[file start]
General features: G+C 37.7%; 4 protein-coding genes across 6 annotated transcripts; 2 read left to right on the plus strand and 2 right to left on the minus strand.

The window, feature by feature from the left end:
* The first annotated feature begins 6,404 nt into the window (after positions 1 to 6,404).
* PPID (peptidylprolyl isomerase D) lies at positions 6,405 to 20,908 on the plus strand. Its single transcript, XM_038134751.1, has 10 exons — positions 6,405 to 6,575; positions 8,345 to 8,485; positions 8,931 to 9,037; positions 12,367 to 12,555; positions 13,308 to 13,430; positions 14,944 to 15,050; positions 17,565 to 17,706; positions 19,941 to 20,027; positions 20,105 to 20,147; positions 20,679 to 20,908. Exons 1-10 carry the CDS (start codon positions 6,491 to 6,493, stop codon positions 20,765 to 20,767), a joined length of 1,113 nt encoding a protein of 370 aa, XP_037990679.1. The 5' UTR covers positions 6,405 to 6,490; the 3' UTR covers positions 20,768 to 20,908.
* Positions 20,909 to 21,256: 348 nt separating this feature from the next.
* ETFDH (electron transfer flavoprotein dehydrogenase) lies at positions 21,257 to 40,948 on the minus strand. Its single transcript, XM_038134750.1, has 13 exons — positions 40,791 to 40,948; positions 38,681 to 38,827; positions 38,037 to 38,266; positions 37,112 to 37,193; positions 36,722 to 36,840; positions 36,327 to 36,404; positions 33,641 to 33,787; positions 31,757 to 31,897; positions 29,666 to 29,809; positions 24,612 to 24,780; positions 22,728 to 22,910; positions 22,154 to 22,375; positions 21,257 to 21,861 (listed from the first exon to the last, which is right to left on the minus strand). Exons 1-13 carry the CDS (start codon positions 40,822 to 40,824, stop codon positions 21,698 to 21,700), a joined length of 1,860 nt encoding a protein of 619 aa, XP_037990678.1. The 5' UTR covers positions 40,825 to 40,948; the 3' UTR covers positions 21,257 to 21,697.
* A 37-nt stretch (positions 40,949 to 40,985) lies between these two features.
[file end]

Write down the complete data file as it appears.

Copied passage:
General features: G+C 37.7%; 4 protein-coding genes across 6 annotated transcripts; 2 read left to right on the plus strand and 2 right to left on the minus strand.

The window, feature by feature from the left end:
* The first annotated feature begins 6,404 nt into the window (after positions 1 to 6,404).
* PPID (peptidylprolyl isomerase D) lies at positions 6,405 to 20,908 on the plus strand. Its single transcript, XM_038134751.1, has 10 exons — positions 6,405 to 6,575; positions 8,345 to 8,485; positions 8,931 to 9,037; positions 12,367 to 12,555; positions 13,308 to 13,430; positions 14,944 to 15,050; positions 17,565 to 17,706; positions 19,941 to 20,027; positions 20,105 to 20,147; positions 20,679 to 20,908. Exons 1-10 carry the CDS (start codon positions 6,491 to 6,493, stop codon positions 20,765 to 20,767), a joined length of 1,113 nt encoding a protein of 370 aa, XP_037990679.1. The 5' UTR covers positions 6,405 to 6,490; the 3' UTR covers positions 20,768 to 20,908.
* Positions 20,909 to 21,256: 348 nt separating this feature from the next.
* ETFDH (electron transfer flavoprotein dehydrogenase) lies at positions 21,257 to 40,948 on the minus strand. Its single transcript, XM_038134750.1, has 13 exons — positions 40,791 to 40,948; positions 38,681 to 38,827; positions 38,037 to 38,266; positions 37,112 to 37,193; positions 36,722 to 36,840; positions 36,327 to 36,404; positions 33,641 to 33,787; positions 31,757 to 31,897; positions 29,666 to 29,809; positions 24,612 to 24,780; positions 22,728 to 22,910; positions 22,154 to 22,375; positions 21,257 to 21,861 (listed from the first exon to the last, which is right to left on the minus strand). Exons 1-13 carry the CDS (start codon positions 40,822 to 40,824, stop codon positions 21,698 to 21,700), a joined length of 1,860 nt encoding a protein of 619 aa, XP_037990678.1. The 5' UTR covers positions 40,825 to 40,948; the 3' UTR covers positions 21,257 to 21,697.
* A 37-nt stretch (positions 40,949 to 40,985) lies between these two features.